Christina Quarles’s paintings take pleasure in rendering the broad spectrum of thoughts, emotions and sensations available to the body – feeling inside out and upside down, everywhere and nowhere, played and splayed out. Quarles’s current solo show at the Museum of Contemporary Art, Chicago, extends the logic of her paintings to the exhibition space by subtly (yet decisively) nestling an antechamber into it. A temporary, floor-to-ceiling partition occupies the centre of this new space. It also hides and prefaces an oddly scaled, arched passage leading back into the larger gallery. Echoing the planes that cut against Quarles’s multivalent figures in all manners and from every angle, this wall inflects our movements. — Sylvie Fortin


'Janiva Ellis: Rats', 2021, exhibition view, Institute of Contemporary Art, Miami. Courtesy: the artist and the Institute of Contemporary Art, Miami; photograph: Zachary Balber
'Janiva Ellis: Rats', 2021, exhibition view, Institute of Contemporary Art, Miami. Courtesy: the artist and the Institute of Contemporary Art, Miami; photograph: Zachary Balber

Janiva Ellis

Institute of Contemporary Art, Miami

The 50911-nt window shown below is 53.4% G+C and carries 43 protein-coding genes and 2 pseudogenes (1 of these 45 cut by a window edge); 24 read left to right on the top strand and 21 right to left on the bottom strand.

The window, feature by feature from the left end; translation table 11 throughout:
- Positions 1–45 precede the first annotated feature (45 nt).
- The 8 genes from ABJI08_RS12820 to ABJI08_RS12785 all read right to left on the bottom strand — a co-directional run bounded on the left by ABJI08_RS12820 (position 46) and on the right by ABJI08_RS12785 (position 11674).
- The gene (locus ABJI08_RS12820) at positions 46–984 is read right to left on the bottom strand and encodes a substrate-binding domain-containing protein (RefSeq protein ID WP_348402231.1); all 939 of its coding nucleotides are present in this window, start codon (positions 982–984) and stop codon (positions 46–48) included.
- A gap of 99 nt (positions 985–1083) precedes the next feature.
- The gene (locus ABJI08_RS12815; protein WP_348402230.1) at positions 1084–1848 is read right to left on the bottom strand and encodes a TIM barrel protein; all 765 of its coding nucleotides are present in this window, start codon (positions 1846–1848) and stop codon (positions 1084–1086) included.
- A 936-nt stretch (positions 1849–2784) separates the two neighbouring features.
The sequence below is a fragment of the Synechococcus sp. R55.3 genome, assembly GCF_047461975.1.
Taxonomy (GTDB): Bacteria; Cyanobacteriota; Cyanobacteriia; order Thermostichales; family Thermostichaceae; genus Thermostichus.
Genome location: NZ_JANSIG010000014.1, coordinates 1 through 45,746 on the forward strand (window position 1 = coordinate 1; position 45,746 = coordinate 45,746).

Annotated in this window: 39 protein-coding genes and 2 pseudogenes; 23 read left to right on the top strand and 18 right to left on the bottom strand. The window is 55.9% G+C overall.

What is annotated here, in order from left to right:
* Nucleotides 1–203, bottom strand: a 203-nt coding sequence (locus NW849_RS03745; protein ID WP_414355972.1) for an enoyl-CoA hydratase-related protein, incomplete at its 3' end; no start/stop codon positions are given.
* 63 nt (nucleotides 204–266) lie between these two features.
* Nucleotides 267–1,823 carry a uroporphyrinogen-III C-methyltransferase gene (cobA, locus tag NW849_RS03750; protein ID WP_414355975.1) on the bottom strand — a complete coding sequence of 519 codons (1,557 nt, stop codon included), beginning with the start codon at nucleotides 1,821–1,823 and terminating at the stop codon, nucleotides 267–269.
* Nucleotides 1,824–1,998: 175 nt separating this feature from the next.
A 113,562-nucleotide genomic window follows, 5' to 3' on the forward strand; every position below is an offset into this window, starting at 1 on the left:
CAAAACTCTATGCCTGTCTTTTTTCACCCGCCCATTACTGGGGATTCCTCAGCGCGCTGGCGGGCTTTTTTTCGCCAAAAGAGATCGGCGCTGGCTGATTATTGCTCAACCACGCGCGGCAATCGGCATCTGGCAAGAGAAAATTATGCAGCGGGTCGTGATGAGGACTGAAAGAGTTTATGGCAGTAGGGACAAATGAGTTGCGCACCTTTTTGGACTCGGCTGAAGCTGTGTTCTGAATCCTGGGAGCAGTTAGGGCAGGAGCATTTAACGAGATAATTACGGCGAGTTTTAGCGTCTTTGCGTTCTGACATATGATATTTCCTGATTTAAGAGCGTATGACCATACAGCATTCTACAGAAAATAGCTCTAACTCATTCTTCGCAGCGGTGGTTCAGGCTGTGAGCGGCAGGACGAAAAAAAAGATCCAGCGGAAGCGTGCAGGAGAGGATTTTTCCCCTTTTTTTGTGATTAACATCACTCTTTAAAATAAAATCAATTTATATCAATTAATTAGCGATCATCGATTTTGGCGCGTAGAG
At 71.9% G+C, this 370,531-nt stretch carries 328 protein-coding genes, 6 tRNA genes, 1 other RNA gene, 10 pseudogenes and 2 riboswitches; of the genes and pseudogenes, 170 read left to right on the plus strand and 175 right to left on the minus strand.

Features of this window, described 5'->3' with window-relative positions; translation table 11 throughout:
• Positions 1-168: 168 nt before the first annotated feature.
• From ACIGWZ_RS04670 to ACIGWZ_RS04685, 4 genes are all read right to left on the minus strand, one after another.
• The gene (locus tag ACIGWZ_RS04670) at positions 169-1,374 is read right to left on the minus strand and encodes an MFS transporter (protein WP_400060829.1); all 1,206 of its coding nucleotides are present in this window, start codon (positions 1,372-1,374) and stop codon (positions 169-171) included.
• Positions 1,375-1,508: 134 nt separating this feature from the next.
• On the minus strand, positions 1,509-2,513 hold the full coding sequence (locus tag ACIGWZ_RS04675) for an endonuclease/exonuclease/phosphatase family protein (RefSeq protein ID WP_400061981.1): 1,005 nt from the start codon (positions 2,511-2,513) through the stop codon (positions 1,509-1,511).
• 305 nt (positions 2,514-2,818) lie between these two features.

Ellis’s ‘Rats’ at the Institute of Contemporary Art Miami, her first solo museum outing, is dominated by heroically sized, glistening oil paintings thick with references to the Western canon. The heaviest example is Hollow Provocation (2021) – a fiercely chunky, semi-abstract mecha in army green cradling a shrivelled pink human – that riffs on Robert Motherwell’s series ‘Elegy to the Spanish Republic’ (1948–67). This invective moves cruelly, intimately in Bloodlust Halo (2021), where Ellis has closely re-created the grisaille composition of Walker Evans’s photograph A Child’s Grave, Hale County, Alabama (1936), adding an intestinal rose screed to its row of desaturated votives. Evans’s original photo appeared in his and James Agee’s Let Us Now Praise Famous Men (1941), a landmark publication of leftist art and sociology that depicted poor, white sharecroppers – to the omission of equally poor, perhaps longer-suffering Black ones. Agee’s tormented text summarizes the racial dynamics of the day in an anecdote about a Black couple who, when the two white journalists approached them, ran in fear. — Travis Diehl